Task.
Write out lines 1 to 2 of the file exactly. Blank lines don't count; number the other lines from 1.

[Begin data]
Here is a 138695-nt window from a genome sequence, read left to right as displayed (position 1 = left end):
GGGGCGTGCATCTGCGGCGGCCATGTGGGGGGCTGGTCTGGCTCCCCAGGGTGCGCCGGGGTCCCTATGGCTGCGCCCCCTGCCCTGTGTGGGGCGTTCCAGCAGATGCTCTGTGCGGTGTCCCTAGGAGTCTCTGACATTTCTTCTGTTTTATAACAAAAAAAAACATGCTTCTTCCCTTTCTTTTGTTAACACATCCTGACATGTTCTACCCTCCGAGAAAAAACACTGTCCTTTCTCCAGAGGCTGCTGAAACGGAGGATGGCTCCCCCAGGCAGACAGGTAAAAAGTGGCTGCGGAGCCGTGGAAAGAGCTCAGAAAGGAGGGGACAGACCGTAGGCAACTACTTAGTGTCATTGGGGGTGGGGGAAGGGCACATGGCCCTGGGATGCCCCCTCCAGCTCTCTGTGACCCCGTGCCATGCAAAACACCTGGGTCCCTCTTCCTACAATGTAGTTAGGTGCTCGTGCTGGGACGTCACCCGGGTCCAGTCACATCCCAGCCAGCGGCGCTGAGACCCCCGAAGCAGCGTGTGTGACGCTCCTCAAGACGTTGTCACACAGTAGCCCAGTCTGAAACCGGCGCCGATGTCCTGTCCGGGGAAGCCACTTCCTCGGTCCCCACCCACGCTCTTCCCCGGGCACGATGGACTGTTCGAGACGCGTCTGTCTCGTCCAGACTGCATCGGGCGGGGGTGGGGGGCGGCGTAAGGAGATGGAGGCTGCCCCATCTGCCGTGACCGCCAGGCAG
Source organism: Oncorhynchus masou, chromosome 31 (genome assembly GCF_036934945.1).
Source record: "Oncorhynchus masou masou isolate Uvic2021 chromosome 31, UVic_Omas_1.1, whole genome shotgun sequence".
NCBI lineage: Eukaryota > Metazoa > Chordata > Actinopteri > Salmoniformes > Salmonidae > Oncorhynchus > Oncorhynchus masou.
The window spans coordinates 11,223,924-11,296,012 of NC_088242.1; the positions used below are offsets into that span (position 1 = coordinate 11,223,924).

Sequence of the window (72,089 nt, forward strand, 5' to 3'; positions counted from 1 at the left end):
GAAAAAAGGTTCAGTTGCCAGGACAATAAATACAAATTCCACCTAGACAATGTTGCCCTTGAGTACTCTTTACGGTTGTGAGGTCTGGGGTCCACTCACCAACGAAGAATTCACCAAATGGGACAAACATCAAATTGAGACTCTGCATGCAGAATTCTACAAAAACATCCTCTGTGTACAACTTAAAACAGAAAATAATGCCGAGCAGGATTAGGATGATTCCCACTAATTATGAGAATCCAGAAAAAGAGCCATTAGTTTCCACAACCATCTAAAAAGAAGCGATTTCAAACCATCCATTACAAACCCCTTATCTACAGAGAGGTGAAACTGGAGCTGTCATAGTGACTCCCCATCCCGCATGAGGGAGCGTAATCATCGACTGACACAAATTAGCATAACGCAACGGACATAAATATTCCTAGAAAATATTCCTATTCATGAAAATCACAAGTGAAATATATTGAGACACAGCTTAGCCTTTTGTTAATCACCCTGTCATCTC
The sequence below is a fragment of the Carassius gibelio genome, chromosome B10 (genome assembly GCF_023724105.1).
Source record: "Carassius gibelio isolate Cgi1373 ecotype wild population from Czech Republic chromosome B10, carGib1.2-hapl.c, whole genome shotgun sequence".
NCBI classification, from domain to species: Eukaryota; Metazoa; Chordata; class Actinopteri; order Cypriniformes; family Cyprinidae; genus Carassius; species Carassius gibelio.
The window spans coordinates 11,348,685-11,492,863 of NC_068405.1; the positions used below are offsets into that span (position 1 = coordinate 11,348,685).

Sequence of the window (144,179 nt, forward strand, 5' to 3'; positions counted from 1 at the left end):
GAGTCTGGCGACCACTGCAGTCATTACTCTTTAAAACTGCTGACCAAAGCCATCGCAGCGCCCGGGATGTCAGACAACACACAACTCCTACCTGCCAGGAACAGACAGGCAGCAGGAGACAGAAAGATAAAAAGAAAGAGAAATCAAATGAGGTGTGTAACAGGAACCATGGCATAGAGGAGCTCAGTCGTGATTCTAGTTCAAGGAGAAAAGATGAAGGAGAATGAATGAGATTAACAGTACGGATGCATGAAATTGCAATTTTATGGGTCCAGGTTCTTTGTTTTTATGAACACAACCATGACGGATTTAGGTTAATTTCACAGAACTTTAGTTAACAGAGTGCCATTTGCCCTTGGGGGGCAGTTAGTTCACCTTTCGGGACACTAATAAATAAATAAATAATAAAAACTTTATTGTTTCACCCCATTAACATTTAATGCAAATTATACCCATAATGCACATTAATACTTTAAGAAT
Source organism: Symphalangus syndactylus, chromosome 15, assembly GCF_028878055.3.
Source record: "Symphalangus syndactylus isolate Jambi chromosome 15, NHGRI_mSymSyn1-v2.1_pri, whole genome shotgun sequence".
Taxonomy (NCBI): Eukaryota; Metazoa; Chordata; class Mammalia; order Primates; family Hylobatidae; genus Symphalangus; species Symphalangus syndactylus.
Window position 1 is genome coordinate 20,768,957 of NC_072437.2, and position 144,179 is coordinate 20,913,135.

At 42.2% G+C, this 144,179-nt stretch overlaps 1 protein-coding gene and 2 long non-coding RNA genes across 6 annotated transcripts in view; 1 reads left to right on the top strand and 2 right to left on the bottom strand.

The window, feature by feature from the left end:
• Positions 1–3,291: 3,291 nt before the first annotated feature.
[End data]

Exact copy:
Here is a 138695-nt window from a genome sequence, read left to right as displayed (position 1 = left end):
GGGGCGTGCATCTGCGGCGGCCATGTGGGGGGCTGGTCTGGCTCCCCAGGGTGCGCCGGGGTCCCTATGGCTGCGCCCCCTGCCCTGTGTGGGGCGTTCCAGCAGATGCTCTGTGCGGTGTCCCTAGGAGTCTCTGACATTTCTTCTGTTTTATAACAAAAAAAAACATGCTTCTTCCCTTTCTTTTGTTAACACATCCTGACATGTTCTACCCTCCGAGAAAAAACACTGTCCTTTCTCCAGAGGCTGCTGAAACGGAGGATGGCTCCCCCAGGCAGACAGGTAAAAAGTGGCTGCGGAGCCGTGGAAAGAGCTCAGAAAGGAGGGGACAGACCGTAGGCAACTACTTAGTGTCATTGGGGGTGGGGGAAGGGCACATGGCCCTGGGATGCCCCCTCCAGCTCTCTGTGACCCCGTGCCATGCAAAACACCTGGGTCCCTCTTCCTACAATGTAGTTAGGTGCTCGTGCTGGGACGTCACCCGGGTCCAGTCACATCCCAGCCAGCGGCGCTGAGACCCCCGAAGCAGCGTGTGTGACGCTCCTCAAGACGTTGTCACACAGTAGCCCAGTCTGAAACCGGCGCCGATGTCCTGTCCGGGGAAGCCACTTCCTCGGTCCCCACCCACGCTCTTCCCCGGGCACGATGGACTGTTCGAGACGCGTCTGTCTCGTCCAGACTGCATCGGGCGGGGGTGGGGGGCGGCGTAAGGAGATGGAGGCTGCCCCATCTGCCGTGACCGCCAGGCAG